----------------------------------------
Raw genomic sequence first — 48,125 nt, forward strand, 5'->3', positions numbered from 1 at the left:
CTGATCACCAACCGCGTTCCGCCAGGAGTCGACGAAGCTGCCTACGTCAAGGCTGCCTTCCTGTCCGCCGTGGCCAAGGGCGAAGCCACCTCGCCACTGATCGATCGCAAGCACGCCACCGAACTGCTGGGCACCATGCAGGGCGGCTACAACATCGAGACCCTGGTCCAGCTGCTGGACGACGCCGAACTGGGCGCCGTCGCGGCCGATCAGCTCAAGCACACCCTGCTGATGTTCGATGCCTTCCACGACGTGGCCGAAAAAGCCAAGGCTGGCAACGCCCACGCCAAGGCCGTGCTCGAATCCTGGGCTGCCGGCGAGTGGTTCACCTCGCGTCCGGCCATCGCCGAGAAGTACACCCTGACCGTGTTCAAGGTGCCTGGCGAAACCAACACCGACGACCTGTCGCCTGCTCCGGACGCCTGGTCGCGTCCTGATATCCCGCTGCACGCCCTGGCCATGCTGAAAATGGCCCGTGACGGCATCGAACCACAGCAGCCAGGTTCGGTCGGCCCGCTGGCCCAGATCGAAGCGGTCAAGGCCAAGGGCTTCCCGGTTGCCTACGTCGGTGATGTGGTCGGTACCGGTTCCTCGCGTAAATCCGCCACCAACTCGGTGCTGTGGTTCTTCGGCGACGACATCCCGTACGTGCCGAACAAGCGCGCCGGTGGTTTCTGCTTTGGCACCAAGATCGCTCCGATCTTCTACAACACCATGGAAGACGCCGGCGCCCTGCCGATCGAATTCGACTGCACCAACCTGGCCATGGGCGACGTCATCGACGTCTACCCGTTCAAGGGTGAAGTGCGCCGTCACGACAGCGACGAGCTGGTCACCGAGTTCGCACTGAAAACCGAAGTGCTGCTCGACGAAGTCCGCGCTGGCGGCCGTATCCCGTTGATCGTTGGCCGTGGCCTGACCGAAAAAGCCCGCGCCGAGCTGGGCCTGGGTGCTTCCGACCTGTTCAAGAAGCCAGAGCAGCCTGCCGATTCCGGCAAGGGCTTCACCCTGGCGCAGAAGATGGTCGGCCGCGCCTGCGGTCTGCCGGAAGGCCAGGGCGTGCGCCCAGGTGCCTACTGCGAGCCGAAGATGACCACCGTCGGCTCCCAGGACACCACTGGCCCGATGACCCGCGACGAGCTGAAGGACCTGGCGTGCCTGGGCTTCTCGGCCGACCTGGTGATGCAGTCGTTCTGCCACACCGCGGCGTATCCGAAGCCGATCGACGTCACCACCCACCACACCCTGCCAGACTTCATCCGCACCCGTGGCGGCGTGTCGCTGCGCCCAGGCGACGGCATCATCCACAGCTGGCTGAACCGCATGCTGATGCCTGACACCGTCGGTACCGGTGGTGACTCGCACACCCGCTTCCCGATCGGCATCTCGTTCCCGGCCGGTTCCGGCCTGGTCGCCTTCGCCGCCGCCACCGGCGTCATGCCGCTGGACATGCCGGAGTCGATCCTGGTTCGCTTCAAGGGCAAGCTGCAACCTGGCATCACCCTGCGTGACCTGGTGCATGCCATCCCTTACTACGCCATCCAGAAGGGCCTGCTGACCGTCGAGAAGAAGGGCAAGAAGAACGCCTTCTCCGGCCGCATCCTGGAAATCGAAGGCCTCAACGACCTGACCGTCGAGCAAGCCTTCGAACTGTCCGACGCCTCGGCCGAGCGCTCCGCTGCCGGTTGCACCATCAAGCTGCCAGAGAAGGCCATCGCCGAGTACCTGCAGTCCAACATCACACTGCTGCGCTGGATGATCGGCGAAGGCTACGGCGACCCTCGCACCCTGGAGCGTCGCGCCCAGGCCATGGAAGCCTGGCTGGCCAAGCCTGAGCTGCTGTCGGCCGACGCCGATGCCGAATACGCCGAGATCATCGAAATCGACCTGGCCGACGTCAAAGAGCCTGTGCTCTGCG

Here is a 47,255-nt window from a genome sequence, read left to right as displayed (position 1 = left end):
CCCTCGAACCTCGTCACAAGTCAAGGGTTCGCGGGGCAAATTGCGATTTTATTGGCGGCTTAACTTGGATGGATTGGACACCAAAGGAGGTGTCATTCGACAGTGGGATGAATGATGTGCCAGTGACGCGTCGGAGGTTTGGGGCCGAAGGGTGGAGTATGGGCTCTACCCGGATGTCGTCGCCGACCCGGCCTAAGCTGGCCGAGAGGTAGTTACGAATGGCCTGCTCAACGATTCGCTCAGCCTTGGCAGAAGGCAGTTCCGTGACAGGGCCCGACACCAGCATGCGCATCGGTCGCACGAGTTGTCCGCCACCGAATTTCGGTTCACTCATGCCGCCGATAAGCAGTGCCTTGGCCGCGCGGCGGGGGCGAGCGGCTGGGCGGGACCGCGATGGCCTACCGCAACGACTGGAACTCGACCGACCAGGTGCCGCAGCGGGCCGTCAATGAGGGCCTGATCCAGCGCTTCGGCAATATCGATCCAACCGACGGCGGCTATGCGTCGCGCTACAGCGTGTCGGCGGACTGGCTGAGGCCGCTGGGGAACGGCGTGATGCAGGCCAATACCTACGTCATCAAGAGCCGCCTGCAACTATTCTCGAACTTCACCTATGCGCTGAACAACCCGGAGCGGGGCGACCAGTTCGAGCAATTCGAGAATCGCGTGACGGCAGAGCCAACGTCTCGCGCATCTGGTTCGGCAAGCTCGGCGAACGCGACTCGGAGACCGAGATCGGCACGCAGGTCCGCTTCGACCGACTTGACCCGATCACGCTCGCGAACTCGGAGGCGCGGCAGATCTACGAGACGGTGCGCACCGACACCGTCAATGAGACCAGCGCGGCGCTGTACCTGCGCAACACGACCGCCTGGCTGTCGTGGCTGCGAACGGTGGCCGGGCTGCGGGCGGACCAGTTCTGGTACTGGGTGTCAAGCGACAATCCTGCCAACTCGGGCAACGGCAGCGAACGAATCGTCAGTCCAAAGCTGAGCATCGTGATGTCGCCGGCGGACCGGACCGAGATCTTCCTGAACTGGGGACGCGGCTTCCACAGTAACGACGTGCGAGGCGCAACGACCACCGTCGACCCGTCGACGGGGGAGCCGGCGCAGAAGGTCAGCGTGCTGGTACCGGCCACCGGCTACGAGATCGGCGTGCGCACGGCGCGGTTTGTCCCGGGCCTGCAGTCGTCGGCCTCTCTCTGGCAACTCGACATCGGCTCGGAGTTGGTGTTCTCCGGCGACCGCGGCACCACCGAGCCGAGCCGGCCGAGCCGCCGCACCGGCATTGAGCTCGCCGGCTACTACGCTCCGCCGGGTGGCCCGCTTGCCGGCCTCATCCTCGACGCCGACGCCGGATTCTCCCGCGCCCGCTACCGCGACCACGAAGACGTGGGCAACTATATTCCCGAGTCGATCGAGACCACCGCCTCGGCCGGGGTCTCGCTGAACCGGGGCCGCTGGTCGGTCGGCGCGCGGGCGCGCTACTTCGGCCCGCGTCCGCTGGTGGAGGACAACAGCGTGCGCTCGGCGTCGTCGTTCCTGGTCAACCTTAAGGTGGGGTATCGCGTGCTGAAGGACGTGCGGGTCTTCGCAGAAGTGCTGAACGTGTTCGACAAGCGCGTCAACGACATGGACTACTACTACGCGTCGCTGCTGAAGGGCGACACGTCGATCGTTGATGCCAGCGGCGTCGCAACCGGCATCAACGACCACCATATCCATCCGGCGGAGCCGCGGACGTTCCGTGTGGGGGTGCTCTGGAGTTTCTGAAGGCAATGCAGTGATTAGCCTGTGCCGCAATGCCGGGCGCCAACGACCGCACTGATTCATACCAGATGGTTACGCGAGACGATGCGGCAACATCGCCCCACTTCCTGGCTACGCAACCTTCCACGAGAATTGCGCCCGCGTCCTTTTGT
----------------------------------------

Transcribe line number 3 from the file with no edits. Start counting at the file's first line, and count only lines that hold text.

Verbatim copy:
Here is a 47,255-nt window from a genome sequence, read left to right as displayed (position 1 = left end):